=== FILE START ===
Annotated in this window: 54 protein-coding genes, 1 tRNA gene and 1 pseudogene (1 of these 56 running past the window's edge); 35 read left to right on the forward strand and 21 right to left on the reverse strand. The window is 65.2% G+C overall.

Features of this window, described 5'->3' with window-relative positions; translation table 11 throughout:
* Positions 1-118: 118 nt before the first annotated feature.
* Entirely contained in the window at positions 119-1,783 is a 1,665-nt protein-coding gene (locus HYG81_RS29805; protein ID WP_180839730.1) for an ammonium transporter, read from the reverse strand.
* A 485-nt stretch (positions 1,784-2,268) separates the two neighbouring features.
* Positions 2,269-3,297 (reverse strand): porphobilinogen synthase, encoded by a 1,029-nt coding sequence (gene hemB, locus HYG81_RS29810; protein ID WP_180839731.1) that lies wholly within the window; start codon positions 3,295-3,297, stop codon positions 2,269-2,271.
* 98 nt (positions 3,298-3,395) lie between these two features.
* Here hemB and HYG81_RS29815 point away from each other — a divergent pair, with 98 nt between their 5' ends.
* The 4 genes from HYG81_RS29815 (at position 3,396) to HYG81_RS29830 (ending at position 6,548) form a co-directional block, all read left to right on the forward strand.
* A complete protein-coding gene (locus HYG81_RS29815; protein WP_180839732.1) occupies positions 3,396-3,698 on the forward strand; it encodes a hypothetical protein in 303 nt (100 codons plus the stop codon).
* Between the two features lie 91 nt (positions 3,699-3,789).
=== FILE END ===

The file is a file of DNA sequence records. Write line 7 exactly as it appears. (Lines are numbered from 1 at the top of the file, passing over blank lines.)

* 98 nt (positions 3,298-3,395) lie between these two features.